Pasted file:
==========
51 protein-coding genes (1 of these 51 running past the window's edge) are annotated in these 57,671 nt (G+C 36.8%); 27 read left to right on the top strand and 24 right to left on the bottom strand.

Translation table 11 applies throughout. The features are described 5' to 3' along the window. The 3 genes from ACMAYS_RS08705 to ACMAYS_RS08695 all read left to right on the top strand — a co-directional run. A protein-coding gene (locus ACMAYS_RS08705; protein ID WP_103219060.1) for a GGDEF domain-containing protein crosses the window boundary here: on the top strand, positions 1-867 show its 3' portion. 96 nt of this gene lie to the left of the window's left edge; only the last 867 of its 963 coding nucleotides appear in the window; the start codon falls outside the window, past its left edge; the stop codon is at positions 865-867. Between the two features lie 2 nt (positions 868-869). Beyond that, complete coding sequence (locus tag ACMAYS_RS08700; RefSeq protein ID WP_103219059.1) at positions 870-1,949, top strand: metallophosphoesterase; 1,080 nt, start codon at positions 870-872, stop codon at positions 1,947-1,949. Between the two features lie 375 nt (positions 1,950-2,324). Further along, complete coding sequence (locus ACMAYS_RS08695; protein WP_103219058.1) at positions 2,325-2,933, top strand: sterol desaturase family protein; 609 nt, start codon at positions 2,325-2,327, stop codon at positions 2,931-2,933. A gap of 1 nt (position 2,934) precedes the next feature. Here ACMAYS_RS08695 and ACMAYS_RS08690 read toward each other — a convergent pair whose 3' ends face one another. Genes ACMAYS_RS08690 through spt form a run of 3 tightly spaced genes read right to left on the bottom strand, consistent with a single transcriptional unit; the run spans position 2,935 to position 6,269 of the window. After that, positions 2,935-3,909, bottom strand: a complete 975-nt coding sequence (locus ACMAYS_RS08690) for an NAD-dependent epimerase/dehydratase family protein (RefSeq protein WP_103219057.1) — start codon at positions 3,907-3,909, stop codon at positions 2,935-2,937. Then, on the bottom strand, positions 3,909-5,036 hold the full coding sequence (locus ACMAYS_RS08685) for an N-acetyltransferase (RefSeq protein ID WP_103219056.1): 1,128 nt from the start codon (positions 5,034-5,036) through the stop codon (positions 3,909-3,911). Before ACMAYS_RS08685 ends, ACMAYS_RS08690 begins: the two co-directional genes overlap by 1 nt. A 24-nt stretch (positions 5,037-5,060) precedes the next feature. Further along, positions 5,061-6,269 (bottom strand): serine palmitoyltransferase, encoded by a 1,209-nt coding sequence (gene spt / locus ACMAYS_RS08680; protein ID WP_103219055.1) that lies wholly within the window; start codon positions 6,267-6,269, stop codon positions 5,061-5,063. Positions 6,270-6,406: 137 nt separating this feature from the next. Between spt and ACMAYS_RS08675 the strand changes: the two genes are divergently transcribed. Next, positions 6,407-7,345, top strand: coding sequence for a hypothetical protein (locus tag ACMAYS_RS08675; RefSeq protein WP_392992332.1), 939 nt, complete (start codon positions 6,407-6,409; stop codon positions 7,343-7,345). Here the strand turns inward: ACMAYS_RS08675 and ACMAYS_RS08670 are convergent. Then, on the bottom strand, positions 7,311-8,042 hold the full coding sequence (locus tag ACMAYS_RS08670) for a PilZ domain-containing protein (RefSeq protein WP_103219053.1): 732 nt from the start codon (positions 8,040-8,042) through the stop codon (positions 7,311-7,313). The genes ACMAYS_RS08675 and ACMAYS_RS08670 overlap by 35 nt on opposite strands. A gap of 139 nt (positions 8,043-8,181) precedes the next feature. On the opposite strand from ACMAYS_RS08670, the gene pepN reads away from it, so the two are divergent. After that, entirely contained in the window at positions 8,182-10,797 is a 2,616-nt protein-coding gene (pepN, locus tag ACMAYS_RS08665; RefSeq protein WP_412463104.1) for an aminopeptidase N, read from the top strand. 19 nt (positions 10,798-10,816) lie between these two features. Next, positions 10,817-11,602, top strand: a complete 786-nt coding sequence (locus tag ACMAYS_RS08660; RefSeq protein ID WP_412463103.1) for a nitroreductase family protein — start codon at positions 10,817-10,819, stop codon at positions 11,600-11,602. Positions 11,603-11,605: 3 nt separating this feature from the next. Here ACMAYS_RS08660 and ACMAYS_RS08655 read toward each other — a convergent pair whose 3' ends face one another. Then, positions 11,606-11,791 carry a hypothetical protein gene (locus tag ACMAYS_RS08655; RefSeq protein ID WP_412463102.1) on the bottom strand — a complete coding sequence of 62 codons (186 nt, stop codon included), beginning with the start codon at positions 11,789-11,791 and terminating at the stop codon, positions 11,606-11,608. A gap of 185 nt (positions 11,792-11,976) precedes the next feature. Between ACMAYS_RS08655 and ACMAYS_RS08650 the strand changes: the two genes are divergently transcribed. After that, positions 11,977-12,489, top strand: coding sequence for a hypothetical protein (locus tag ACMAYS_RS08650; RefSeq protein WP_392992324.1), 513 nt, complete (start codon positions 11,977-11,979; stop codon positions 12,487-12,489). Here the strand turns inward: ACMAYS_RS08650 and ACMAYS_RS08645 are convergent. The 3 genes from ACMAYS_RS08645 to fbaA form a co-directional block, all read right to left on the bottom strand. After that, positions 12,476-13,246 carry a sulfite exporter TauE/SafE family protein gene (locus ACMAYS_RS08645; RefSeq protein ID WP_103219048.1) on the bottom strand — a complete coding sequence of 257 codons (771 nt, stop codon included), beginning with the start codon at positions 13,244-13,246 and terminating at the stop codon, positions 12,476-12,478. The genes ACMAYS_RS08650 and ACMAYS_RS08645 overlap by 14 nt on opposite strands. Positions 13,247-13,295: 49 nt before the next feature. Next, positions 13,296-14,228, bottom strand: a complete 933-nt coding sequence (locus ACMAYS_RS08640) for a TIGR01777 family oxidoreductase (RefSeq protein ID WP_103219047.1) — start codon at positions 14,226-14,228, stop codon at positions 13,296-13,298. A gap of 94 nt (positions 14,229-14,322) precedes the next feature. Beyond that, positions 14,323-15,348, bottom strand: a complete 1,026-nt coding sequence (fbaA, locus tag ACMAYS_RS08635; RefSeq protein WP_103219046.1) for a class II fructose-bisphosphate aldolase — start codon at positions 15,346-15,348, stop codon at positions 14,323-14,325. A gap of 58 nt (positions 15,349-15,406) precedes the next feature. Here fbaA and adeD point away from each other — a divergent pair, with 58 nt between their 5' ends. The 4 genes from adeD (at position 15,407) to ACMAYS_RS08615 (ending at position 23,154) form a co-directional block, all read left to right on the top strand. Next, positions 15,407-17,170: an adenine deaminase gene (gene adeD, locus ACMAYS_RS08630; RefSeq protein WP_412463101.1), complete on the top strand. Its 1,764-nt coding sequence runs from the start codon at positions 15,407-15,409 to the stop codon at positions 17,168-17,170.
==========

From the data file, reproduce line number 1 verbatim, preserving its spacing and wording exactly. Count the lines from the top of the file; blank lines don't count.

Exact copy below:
51 protein-coding genes (1 of these 51 running past the window's edge) are annotated in these 57,671 nt (G+C 36.8%); 27 read left to right on the top strand and 24 right to left on the bottom strand.